Task 2.8 - Mercury Speciation and Capture in Scubber Solutions

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U.S. Environmental Protection Agency (EPA) investigation into health risks associated with mercury emissions from utility steam generators, municipal waste combustion units, and other sources was mandated by the Clean Air Act Amendments (CAAA) of 1990. In anticipation of mercury emission regulation, attention has been focused on quantification of mercury emissions, which require verifiable sampling and analytical techniques. Several sampling and analytical methods are currently under the final stages of development as well as a variety of emission control methods. In particular, wet scrubber systems designed for S2 control in coal-fired utilities have been targeted for mercury control. Conventional wet-scrubbers remove ... continued below

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Ness, Sumitra R. August 1, 1997.

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U.S. Environmental Protection Agency (EPA) investigation into health risks associated with mercury emissions from utility steam generators, municipal waste combustion units, and other sources was mandated by the Clean Air Act Amendments (CAAA) of 1990. In anticipation of mercury emission regulation, attention has been focused on quantification of mercury emissions, which require verifiable sampling and analytical techniques. Several sampling and analytical methods are currently under the final stages of development as well as a variety of emission control methods. In particular, wet scrubber systems designed for S2 control in coal-fired utilities have been targeted for mercury control. Conventional wet-scrubbers remove mercury in a variety of soluble oxidized forms. Oxidized mercury is highly water-soluble and can be removed by scrubber slurry, theoretically limited only by gas-film mass transfer. However, since some oxidized mercury forms such as HgClz are borh soluble and volatile, the final fate of mercury trapped in scrubber solutions is unclear. Elemental mercury is not water-soluble, remaining in the vapor state at temperatures through pollution control devices and exiting the stack into the environment. However, notable exceptions to this rule exist. Depending on the type of mercury-sampling method used, an increase ofs 10% in elemental mercury concentrations across wet scrubbers has been metiured but is yet unconllrmed. Also, significant amounts of elemental mercury (metallic form) have been removed during wet scrubber maintenance. In addition, questions concerning 1) the initial speciation between oxidized and elemental forms of mercury in flue gas from coal- fired boilers and 2) the effects of scrubber slurry composition and pH on the mercury species have been raised.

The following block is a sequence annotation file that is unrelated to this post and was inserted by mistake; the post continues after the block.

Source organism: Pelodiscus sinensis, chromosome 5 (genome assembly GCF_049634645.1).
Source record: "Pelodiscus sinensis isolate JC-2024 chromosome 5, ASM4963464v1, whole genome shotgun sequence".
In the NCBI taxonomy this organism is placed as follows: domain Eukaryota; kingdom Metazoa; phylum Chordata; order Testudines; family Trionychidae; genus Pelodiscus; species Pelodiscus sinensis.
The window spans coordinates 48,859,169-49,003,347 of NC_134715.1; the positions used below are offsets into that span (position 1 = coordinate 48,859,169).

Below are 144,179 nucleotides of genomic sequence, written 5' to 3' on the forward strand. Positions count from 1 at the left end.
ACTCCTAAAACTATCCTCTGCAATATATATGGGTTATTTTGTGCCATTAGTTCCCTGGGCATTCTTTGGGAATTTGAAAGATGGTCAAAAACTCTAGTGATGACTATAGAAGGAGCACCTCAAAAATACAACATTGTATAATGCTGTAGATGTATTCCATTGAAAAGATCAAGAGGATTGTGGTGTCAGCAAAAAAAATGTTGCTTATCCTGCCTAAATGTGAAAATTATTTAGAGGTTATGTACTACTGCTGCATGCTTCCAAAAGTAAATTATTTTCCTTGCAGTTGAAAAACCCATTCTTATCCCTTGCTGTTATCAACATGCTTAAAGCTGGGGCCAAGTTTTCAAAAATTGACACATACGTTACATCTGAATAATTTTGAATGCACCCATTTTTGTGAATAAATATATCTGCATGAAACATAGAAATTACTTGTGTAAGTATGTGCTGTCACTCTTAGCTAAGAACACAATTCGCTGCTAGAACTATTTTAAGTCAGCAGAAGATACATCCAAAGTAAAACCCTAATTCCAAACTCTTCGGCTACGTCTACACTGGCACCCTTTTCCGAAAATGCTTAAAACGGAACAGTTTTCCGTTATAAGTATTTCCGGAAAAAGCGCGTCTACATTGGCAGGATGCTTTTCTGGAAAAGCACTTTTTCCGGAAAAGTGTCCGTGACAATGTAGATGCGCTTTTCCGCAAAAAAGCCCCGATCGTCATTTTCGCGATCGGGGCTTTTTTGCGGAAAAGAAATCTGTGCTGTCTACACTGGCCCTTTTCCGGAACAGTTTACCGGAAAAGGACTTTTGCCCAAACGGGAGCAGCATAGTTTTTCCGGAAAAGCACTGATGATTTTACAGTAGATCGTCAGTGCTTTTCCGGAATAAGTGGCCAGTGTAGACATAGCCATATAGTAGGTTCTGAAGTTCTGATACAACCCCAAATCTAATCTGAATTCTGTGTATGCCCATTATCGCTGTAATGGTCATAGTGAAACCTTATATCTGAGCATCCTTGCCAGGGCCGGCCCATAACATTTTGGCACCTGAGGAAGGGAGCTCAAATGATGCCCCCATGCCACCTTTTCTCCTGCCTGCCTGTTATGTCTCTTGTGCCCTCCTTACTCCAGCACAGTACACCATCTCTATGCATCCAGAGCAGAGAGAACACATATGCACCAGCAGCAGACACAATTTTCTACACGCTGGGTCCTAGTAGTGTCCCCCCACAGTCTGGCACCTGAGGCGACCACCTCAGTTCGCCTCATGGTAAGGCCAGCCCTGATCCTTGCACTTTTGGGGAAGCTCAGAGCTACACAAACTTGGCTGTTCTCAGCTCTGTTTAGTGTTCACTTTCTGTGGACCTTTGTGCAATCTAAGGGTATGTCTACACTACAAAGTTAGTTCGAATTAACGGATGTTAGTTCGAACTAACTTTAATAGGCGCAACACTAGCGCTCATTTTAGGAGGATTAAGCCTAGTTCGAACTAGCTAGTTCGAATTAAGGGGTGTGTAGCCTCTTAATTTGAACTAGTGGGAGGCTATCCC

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  • Other: DE00001694
  • Report No.: DE-FC21-93MC30097--19
  • Grant Number: FC21-93MC30097
  • DOI: 10.2172/1694 | External Link
  • Office of Scientific & Technical Information Report Number: 1694
  • Archival Resource Key: ark:/67531/metadc619058

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Office of Scientific & Technical Information Technical Reports

Reports, articles and other documents harvested from the Office of Scientific and Technical Information.

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  • August 1, 1997

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  • June 16, 2015, 7:43 a.m.

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  • April 8, 2016, 1:41 p.m.

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Ness, Sumitra R. Task 2.8 - Mercury Speciation and Capture in Scubber Solutions, report, August 1, 1997; Morgantown, West Virginia. (digital.library.unt.edu/ark:/67531/metadc619058/: accessed December 16, 2017), University of North Texas Libraries, Digital Library, digital.library.unt.edu; crediting UNT Libraries Government Documents Department.